The Bully Kuttas on Kashmir side are bigger, due to having more Gaddi Kutta influence, the latter is another local LGD type. This results in thicker skin and thicker coats (a bit more fur). Due to the LGD influence these dogs have bigger heads and sometimes larger teeth and are able to make more damage than "normal" Bully Kuttas. The usual Bully Kutta has indeed a "houndish" head shape and has more the phenotype like Mosquiller decribes it and without any doubt they have sighthound influence.
One more thing to all readers, don´t confuse Gull Terrs with Bully Gull Terrs aka Gull Dongs, as Bully Gull Terrs are a mix of Gull Terrs with Bully Kuttas, with more Gull Terr blood in most cases. Gull Terrs are based on the EBTs (English Bullterriers) that have been brought to the Indian sub-continent.
Bully Kuttas are more often than not, able to defeat Afghani Sage Koochee, the LGD from Afghanistan, due to Bully Kuttas having the advantage of longer hind legs with better/more angulation and also due to being more willed. (Their mindset is better for combat.) Sage Koochees are often open-hocked and lack angulation, so the Sage Koochee cannot be seen as a proper representative of all types of LGDs and for sure also not of all types of mastiff-type dogs, no matter if western-mastiff type dog, or eastern mastiff-type dog. (A proper German Mastiff for example has pretty good hind legs for wrestling.)
Here a picture to show some differences:
Accidentally I have seen some Sage Koochees in mixed tournaments with Bully Kuttas, as the internet is sadly full of such stuff and the Sage Koochees were more like the dog in the middle, which is not good for having a solid grip to the ground, while standing on the hind legs. Standing on their hind legs they had problems against the BKs and fell to the ground much to easily. Just like you see it in the graphic above, looking at the dog in the middle. The distance between the feet is too close, combined with a lack of angulation.
Some more history and controversy:
This legendary Pakistani/Indian fighting dog (although we have to say that the Pakistani dogs are the better bred fighters) is thought by some of its fanciers to have remained pure and unchanged since ancient times, while others question its true origin and background. Although there is some evidence that the Pakistani Bully Kutta was developed from the Sage Koochee and there are lines with Gaddi influence another native LGD type, old Persian Alaunts, Afghani Gawi Bulldogs, Indian Mastiffs, Assyrian Mastiffs and dogs introduced by Alexander the Great, who in opposite to many peoples knowledge also brought dogs to the Indian sub-continent (although most people only know the story that he brought TM-like dogs back to his country, but he died on his way back) and many other types that people bring into play, quite a few authorities believe it is a result of crossing local hunting dogs, especially sighthounds with German Mastiffs, German Pointers, English Mastiffs and Bulldog types, as well as other western breeds brought to the region by the British soldiers in the 1700's.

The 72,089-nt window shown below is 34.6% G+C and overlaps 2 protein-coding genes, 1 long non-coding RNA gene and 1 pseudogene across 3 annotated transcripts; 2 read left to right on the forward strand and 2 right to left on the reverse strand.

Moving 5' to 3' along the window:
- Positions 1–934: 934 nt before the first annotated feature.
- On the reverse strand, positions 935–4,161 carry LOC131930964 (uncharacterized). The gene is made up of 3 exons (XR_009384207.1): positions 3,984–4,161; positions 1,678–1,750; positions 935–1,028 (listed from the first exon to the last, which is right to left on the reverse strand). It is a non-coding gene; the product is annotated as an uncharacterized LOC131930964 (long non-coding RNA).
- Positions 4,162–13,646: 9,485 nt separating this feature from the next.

It is a know fact, that the same type of English Bull Terriers that have been brought to Argentina, have been brought to India too and Pakistan used to be an Indian province.
I personally don´t believe the “ancient pure Pakistani breed story”, but I also don´t think they are just German Mastiff crosses. However if you cross certain sighthound types to Mastiffs, no matter where they are from, you will get similar dogs in phenotype as German Mastiffs.
Interbreeding between both of these types mentioned a few lines before, was common and while a small number of “true Bully Kutta bloodlines” howsoever you define “true” have supposedly been preserved, much of the breed's gene pool has been corrupted.